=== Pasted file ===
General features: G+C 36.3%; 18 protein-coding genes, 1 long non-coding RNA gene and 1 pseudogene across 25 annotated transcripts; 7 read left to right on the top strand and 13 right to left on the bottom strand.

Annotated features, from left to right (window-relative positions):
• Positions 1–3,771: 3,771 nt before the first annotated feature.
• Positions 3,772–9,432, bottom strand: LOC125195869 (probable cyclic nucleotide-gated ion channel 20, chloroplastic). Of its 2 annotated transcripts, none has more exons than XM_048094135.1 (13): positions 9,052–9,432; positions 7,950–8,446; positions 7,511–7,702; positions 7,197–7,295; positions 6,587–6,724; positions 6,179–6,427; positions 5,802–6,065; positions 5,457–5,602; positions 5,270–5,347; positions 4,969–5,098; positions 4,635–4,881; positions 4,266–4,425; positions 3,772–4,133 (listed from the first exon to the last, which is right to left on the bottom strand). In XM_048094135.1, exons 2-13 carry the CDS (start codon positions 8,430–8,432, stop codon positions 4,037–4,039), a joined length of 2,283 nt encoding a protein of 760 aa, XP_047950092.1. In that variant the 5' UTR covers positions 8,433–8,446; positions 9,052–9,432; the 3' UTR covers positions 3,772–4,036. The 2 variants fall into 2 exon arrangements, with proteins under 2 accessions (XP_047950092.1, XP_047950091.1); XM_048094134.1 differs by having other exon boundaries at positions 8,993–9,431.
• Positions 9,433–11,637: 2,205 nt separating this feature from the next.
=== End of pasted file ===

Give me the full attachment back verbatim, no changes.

General features: G+C 36.3%; 18 protein-coding genes, 1 long non-coding RNA gene and 1 pseudogene across 25 annotated transcripts; 7 read left to right on the top strand and 13 right to left on the bottom strand.

Annotated features, from left to right (window-relative positions):
• Positions 1–3,771: 3,771 nt before the first annotated feature.
• Positions 3,772–9,432, bottom strand: LOC125195869 (probable cyclic nucleotide-gated ion channel 20, chloroplastic). Of its 2 annotated transcripts, none has more exons than XM_048094135.1 (13): positions 9,052–9,432; positions 7,950–8,446; positions 7,511–7,702; positions 7,197–7,295; positions 6,587–6,724; positions 6,179–6,427; positions 5,802–6,065; positions 5,457–5,602; positions 5,270–5,347; positions 4,969–5,098; positions 4,635–4,881; positions 4,266–4,425; positions 3,772–4,133 (listed from the first exon to the last, which is right to left on the bottom strand). In XM_048094135.1, exons 2-13 carry the CDS (start codon positions 8,430–8,432, stop codon positions 4,037–4,039), a joined length of 2,283 nt encoding a protein of 760 aa, XP_047950092.1. In that variant the 5' UTR covers positions 8,433–8,446; positions 9,052–9,432; the 3' UTR covers positions 3,772–4,036. The 2 variants fall into 2 exon arrangements, with proteins under 2 accessions (XP_047950092.1, XP_047950091.1); XM_048094134.1 differs by having other exon boundaries at positions 8,993–9,431.
• Positions 9,433–11,637: 2,205 nt separating this feature from the next.